New Vision Research Progress - Kevin Beier

2020 New Vision Awardee, Kevin Beier presents research progress at this year’s conference


I was fortunate to be invited to the 2020 Charleston Conference on Alzheimer’s disease, at a time when I was struggling to try to get my Alzheimer’s disease research off the ground. I am by nature more of a method developer than a biologist; my PhD was centered on understanding the basic mechanisms of how viral tools used to map brain circuits work, and my postdoc focus was to apply these viruses to understand how brain circuits are constructed and how they are modified by experience. As a method developer, I am most interested in identifying biological problems that cannot be solved using existing methodologies, and applying our approaches to provide answers to important questions. Given how little we know about how brain connectivity is altered during Alzheimer’s disease, and the potential of our approaches to map the sources of Alzheimer’s-related pathology, I found Alzheimer’s disease an appropriately appealing target of research. 

Unfortunately, breaking into a completely new field as an Assistant Professor is not easy. I lacked both a publication record in the field, as well as a scientific network that is essential for being an Alzheimer’s disease researcher. While I had what I thought was a great idea, not surprisingly, my first few attempts at obtaining funding were not successful. CCAD was the first Alzheimer’s disease-related award that I won. To me, this award was validation that my questions were worth asking, that others were interested in the same questions as I was. Moreover, it was an impetus to continue and not be dissuaded by the many failures that had preceded it.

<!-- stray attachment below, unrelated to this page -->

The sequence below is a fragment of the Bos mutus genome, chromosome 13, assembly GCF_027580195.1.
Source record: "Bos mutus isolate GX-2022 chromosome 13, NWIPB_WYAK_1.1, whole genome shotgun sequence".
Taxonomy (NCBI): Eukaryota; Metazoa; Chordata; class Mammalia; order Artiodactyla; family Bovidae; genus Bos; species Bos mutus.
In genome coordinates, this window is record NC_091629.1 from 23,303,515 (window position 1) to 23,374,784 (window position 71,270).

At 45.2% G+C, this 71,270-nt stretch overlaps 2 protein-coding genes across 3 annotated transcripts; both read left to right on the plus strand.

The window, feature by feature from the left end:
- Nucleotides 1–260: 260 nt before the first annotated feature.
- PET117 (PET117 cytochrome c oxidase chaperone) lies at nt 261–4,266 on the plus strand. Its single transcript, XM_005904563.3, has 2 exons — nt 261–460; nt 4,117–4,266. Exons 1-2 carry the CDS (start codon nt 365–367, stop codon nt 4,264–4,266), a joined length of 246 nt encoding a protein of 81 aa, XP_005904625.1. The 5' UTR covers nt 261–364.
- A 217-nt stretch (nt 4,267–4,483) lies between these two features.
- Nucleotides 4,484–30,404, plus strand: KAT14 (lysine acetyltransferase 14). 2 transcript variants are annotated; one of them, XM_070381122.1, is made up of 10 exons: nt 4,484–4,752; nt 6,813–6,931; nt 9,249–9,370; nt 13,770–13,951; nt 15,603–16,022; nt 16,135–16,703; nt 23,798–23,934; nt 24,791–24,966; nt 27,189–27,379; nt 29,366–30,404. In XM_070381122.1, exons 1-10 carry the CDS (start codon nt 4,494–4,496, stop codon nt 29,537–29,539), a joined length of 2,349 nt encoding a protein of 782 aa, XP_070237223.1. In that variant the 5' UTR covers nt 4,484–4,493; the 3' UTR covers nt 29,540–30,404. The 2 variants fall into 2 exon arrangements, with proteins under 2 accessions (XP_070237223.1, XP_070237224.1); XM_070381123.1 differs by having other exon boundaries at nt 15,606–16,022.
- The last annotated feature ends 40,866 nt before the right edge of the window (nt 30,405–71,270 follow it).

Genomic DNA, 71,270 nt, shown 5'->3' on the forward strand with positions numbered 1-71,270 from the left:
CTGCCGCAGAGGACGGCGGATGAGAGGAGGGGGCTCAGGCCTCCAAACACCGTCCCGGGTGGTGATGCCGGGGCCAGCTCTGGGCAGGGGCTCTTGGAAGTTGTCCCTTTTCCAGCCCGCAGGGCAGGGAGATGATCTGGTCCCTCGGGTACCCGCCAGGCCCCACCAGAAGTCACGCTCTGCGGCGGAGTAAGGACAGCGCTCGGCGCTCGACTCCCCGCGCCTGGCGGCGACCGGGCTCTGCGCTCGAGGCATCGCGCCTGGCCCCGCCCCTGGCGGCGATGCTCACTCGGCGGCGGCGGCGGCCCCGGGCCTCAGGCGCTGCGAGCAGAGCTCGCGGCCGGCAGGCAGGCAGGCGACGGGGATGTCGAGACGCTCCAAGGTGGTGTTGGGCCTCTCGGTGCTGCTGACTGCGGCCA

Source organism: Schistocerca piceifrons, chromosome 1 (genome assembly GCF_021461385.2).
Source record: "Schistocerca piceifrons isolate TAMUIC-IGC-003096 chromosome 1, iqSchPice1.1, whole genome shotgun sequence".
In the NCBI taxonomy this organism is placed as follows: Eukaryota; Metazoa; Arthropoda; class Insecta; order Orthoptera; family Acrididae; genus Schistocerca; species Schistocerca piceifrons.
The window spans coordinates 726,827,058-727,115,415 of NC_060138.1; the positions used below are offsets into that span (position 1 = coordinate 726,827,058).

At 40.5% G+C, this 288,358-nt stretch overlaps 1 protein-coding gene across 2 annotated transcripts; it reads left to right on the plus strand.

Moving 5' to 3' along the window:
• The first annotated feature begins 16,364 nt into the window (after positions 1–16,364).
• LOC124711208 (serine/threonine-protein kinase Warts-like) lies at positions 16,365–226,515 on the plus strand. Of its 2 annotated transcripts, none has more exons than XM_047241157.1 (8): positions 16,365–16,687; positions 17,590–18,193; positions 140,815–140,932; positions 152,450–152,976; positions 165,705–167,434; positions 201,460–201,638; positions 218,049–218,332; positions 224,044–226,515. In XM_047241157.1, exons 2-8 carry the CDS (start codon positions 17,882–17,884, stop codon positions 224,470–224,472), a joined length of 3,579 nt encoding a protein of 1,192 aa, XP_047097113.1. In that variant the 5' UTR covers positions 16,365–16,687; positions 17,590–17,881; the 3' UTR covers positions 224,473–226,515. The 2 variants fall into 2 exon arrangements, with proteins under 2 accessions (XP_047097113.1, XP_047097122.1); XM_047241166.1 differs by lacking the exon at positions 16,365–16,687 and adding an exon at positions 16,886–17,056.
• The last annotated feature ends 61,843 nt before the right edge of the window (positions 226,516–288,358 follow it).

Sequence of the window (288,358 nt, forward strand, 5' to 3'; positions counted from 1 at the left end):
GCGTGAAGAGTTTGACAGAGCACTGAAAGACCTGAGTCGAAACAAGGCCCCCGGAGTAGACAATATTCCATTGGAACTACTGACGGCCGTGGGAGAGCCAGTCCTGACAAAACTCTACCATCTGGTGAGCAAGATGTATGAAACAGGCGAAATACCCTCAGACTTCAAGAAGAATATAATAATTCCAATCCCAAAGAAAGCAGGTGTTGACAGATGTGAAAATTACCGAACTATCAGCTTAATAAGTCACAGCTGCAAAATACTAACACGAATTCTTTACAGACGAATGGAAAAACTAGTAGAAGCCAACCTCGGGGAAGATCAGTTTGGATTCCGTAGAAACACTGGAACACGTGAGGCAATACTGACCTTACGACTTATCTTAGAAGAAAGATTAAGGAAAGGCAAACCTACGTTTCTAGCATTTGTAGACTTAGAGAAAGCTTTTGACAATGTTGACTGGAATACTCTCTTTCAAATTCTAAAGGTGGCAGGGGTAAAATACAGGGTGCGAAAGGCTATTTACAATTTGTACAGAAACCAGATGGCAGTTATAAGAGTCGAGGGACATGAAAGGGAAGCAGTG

My lab has since taken off, and our team now consists of over 35 researchers from diverse personal and scientific backgrounds.  We are engaged in research in a variety of topics in addition to Alzheimer’s disease, including substance abuse, mental health, and autism. I have so far obtained several major grants through the NIH, such as the prestigious DP2 New Innovator Award and 2 R01s, as well as the One Mind Rising Star Award, and many others. While my work in Alzheimer’s disease is still in the early stages, I have now obtained more funding for it, including from the Alzheimer’s Association and Brightfocus Foundation. I’m also somewhat pleasantly surprised that the work supported by New Vision Research has worked out almost exactly as proposed, and we hope to have our first manuscript submitted by the end of the year.  

CCAD has been a wonderful opportunity for me to build a network in Alzheimer’s disease research, and to establish a belief in myself that I could succeed and that what was doing actually mattered. I highly recommend it to any new investigators interested in Alzheimer’s Disease research. I still keep in contact with several of the investigators that I met in 2020, and was fortunate enough to meet many more during the 2022 meeting in Honolulu. I look forward to continuing to be a part of the CCAD community in years to come, where I hope to be able to expand my network and be a positive resource for other early stage scientists.

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